A man that sleeps with a lot of women is often seen as a stud or a player, but when a woman does the same she is perceived as a slut. This plays into the double standard for men and women and their sexual activity. The double standard that exists between men and women is extremely sexist because it allows men to have numerous sexual partners, while women are expected to keep a reasonably low number. As seen in the interviews in Bogle’s book, guys in college tend to only respect women who have a low number of sexual partners, even when they themselves have slept with a high amount of girls. The acceptable number of sexual partners for women is much lower than it is for men and it simply isn’t fair. A person’s “number” of sexual partners should not change how they are viewed by others, yet for many it does.
The film What’s Your Number? confronts this idea of the double standard head on. When the main character, played by Anna Faris, reads an article stating that women who have slept with over 20 men often can’t find a husband, she becomes extremely worried considering she has already had sex with 19 men. Once she accidentally sleeps with number 20, she attempts to find all the men she has slept with in order to see if any are worth a second chance. She is afraid that no one will want to be with her once she has slept with over 20 men. Society has led her to believe in this double standard through media and articles like the ones she read.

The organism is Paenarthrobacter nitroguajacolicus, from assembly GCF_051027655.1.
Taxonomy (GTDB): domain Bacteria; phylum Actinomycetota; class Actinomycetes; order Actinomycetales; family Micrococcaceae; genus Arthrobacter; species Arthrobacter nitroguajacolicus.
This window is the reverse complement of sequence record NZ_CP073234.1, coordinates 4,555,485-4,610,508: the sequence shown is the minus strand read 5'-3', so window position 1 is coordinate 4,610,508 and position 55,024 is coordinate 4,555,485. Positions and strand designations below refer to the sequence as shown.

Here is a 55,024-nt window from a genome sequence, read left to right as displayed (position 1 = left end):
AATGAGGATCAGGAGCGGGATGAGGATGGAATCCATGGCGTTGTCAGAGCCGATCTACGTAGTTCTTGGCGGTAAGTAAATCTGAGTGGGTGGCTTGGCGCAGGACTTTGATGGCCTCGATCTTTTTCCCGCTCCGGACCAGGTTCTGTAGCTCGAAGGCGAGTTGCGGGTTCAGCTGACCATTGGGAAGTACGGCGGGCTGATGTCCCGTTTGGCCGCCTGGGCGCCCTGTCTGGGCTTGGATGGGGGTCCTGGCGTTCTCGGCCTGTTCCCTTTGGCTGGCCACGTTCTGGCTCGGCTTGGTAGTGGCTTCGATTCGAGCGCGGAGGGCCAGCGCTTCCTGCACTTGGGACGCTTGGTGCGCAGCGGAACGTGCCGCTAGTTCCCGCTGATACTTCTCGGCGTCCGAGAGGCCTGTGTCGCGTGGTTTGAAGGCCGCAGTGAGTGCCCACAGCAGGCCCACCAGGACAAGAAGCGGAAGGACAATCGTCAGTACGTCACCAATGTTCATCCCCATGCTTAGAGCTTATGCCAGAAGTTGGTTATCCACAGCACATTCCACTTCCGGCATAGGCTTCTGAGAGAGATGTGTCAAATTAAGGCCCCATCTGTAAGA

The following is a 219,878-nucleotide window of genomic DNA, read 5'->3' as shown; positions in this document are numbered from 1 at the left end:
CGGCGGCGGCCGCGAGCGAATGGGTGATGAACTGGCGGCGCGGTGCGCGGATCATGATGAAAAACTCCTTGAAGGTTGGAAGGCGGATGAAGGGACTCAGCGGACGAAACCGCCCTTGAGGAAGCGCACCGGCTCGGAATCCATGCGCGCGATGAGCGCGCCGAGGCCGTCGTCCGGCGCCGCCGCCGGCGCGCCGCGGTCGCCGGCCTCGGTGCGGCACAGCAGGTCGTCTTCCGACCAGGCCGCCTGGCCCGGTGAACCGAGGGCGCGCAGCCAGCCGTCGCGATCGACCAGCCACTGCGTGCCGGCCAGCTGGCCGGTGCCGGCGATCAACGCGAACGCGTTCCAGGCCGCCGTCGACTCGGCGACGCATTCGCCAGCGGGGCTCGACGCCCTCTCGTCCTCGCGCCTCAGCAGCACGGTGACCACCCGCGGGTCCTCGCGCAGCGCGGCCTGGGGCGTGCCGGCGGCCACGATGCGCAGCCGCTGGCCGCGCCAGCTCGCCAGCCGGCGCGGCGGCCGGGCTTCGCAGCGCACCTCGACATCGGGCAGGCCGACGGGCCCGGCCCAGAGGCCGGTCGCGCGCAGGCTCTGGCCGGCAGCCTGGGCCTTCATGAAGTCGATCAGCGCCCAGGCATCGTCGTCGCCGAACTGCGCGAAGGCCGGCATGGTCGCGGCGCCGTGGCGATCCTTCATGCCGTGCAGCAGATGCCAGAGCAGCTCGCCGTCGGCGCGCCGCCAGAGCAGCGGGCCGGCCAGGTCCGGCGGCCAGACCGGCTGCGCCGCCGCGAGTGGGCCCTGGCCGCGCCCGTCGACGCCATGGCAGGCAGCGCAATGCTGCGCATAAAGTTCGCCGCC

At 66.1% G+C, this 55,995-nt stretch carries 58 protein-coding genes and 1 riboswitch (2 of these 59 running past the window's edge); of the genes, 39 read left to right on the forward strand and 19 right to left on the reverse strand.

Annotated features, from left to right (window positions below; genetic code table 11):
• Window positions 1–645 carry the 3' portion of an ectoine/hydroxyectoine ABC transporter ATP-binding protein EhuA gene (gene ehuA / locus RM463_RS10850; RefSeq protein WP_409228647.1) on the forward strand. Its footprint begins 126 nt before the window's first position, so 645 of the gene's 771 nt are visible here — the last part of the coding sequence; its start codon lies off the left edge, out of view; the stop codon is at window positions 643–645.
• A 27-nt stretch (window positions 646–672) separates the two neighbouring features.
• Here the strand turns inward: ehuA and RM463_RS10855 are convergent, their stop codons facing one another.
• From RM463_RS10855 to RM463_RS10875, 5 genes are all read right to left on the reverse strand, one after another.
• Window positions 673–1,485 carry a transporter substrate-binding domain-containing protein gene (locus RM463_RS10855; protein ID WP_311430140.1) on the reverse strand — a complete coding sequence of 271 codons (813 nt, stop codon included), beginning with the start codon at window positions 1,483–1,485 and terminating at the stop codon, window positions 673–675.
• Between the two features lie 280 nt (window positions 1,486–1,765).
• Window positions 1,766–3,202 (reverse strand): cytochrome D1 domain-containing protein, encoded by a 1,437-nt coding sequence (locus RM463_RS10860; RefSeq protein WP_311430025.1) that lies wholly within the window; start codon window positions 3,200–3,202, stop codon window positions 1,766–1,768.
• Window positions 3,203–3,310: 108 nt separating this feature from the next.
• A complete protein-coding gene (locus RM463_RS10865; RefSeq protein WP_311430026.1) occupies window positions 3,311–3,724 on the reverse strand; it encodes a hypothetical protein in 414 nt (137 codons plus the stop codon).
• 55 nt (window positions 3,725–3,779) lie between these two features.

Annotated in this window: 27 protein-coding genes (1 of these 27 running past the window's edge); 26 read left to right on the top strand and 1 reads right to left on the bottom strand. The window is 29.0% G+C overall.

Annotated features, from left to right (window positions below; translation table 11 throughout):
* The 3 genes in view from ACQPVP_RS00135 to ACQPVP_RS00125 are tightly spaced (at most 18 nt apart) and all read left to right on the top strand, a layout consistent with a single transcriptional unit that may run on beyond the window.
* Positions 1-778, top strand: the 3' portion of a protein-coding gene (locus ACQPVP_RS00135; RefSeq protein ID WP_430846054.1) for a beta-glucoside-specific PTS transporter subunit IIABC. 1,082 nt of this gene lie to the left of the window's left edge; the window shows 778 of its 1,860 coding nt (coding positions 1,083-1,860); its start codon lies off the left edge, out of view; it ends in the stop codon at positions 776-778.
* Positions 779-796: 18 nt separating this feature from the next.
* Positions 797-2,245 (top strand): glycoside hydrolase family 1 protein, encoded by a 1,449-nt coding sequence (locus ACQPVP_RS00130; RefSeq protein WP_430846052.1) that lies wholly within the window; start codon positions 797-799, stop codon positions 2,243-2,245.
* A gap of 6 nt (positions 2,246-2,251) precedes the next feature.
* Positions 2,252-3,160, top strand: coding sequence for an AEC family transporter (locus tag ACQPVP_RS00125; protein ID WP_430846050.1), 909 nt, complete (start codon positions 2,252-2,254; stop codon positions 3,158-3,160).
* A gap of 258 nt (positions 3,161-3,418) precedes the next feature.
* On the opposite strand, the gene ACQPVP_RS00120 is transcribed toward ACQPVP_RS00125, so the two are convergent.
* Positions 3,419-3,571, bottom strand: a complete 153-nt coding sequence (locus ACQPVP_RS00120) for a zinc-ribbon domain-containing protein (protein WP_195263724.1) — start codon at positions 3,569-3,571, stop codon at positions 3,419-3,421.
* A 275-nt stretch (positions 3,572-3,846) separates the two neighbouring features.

This plays into the idea that once a woman has had sex with multiple men her value decreases as a potential partner. Yet, for men this is rarely the issue, except perhaps in extreme circumstances. The main character’s neighbor, played by Chris Evans, sleeps with numerous women throughout the movie, never giving a second thought about it. Men have different expectations placed upon them than women do. The main male character can have numerous females leave his apartment several times throughout the film, but it never taints Anna Faris’ character’s opinion of him and she still ends up falling for him. The movie however goes against the double standard by the leading male not caring about how many men she has slept with. An individual’s number of sexual partners has no bearing on who they are as a person and should determine whether or not they are worthy of respect.
Rather than acknowledging that a woman is in control of her sexuality, society tends to be critical. What could be done to eliminate this double standard between men and women?